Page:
A report from The Boston Consulting Group estimates that the relocation of manufacturing from China, combined with increased U.S. exports, will help create 2 million to 3 million jobs in the U.S., reduce unemployment by 1.5 to 2 percentage points, and lower the nonoil-related merchandise deficit by 25 to 35 percent. However a report from MFG.com, an online sourcing marketplace, warns that American manufacturers might not be able to carry the load.
“There’s a severe shortage of workers,” says Mitch Free, Manufacturing Analyst and CEO of MFG.com. “Indicators are showing good signs; the market is active, reshoring is gaining speed, and there’s a high potential for growth. However, job shops are reporting that they cannot take advantage of this industrial growth because they’re unable to find skilled machinists.”
Job shops produce parts and components for product manufacturers on a contract basis, and include machine shops, plastic molders, metal stampers, die makers, mold makers, extruders and fabricators.
MFG.com surveyed more than 250 American job shops for its “Job Shop Health & Capacity Report.” From the results, Free concludes that reshoring is real and that job shops are benefitting. 40% of job shops reported getting a new contract that was previously sourced to a foreign supplier. The problem is America’s limited supply of skilled workers.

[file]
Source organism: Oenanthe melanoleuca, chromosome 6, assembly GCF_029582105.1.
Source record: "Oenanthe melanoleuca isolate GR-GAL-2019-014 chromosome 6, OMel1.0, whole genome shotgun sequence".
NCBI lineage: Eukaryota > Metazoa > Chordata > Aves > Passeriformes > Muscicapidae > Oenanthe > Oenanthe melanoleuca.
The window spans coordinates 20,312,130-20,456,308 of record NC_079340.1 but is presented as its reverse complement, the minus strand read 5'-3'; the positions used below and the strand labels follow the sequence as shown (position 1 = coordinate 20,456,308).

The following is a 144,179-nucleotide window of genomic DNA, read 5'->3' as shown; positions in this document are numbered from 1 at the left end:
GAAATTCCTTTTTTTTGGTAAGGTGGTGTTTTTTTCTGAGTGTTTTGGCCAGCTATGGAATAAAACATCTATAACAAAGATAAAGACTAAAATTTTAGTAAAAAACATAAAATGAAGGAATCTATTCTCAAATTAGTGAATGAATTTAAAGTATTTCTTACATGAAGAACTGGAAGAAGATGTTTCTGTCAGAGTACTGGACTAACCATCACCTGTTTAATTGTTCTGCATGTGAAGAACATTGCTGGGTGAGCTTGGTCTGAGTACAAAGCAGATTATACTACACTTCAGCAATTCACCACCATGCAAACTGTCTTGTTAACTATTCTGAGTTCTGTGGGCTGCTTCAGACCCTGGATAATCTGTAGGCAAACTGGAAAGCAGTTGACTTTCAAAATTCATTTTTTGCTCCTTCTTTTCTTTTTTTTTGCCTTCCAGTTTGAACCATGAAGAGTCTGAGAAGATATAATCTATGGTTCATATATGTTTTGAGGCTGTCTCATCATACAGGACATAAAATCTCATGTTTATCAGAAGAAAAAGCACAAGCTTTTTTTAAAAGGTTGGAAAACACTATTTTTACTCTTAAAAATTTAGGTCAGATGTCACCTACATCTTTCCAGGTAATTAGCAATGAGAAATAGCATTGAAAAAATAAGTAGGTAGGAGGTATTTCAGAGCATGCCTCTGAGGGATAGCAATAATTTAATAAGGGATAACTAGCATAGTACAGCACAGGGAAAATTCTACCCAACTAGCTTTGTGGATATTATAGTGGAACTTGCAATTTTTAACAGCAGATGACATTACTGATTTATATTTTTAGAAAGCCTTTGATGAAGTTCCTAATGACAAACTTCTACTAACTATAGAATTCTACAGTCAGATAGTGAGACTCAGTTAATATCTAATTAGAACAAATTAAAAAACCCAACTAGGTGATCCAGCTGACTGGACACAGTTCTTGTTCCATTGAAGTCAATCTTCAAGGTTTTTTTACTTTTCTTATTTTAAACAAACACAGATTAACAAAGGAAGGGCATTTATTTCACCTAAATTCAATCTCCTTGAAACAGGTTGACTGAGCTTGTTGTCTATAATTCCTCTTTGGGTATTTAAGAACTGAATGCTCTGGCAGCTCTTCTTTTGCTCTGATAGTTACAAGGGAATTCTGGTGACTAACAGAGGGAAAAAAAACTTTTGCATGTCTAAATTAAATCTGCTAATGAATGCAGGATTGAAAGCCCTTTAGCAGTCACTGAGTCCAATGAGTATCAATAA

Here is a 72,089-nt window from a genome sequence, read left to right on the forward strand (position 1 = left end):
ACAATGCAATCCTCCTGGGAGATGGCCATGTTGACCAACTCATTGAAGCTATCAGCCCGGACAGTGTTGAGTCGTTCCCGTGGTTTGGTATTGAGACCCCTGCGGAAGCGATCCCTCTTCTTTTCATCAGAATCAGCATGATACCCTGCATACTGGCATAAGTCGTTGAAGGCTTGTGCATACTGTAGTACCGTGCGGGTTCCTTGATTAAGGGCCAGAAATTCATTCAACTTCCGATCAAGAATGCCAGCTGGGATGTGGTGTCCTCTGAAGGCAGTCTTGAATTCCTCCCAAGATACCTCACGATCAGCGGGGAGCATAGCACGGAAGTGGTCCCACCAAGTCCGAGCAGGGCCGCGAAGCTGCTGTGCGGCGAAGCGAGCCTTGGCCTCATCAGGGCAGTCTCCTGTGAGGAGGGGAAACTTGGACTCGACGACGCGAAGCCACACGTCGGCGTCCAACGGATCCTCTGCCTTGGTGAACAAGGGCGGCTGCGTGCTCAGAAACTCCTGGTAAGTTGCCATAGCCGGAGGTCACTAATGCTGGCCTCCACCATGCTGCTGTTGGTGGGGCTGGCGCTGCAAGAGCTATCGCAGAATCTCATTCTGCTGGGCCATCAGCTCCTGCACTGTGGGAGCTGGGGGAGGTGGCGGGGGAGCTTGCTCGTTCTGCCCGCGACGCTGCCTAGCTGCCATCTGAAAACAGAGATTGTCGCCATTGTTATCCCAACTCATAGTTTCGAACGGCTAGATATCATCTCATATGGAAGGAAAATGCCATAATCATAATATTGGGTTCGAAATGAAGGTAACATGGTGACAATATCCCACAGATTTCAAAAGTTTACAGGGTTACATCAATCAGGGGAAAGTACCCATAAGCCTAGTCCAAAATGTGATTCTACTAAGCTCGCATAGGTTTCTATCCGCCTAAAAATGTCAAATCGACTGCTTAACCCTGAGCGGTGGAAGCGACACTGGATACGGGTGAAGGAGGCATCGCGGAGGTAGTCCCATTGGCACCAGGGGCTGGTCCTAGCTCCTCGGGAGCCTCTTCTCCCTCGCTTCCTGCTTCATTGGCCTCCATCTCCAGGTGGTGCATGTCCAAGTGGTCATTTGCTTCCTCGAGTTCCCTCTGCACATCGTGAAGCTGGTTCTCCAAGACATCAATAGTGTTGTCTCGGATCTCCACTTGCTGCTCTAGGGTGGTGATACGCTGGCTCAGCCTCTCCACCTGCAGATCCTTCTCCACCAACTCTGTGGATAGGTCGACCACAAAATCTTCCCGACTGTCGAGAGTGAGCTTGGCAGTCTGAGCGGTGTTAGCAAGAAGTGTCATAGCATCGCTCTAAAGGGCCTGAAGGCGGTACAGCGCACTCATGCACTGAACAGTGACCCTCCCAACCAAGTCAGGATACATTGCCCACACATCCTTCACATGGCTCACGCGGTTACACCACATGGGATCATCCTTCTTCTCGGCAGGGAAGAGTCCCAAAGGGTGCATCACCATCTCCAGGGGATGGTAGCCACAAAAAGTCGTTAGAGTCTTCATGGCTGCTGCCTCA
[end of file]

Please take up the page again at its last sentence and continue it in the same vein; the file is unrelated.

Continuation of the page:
“Job shops are reporting one of their greatest challenges is finding skilled employees,” Free added. “Sourcing professionals have reported that they want to reshore more work but are having a tough time finding high quality suppliers with capacity. This is especially true in the areas that were hit hard by offshoring.”
Free calls for trade schools to revive their training programs to address the shortage, especially in high volume machining, forging, casting, die/mold making and textiles. He added that small American companies also need to learn how to become exporters again.
“Over 80% of job shops get little to no business from outside of the U.S.,” he said. “Dependency on the United States market and economy going forward is a risky strategy. Job shops must learn how to connect with and sell to customers abroad.”
That will require marketing and supply chain expertise. Free believes that potential customers are very active and sourcing based on their move to a more distributed supply chain.
“The fact that 78% of respondents reported being optimistic about their sales and profits for 2012 is a great sign for the U.S. economy,” he concluded. “Job shop owners are usually the leading indicators for greater economic trends.”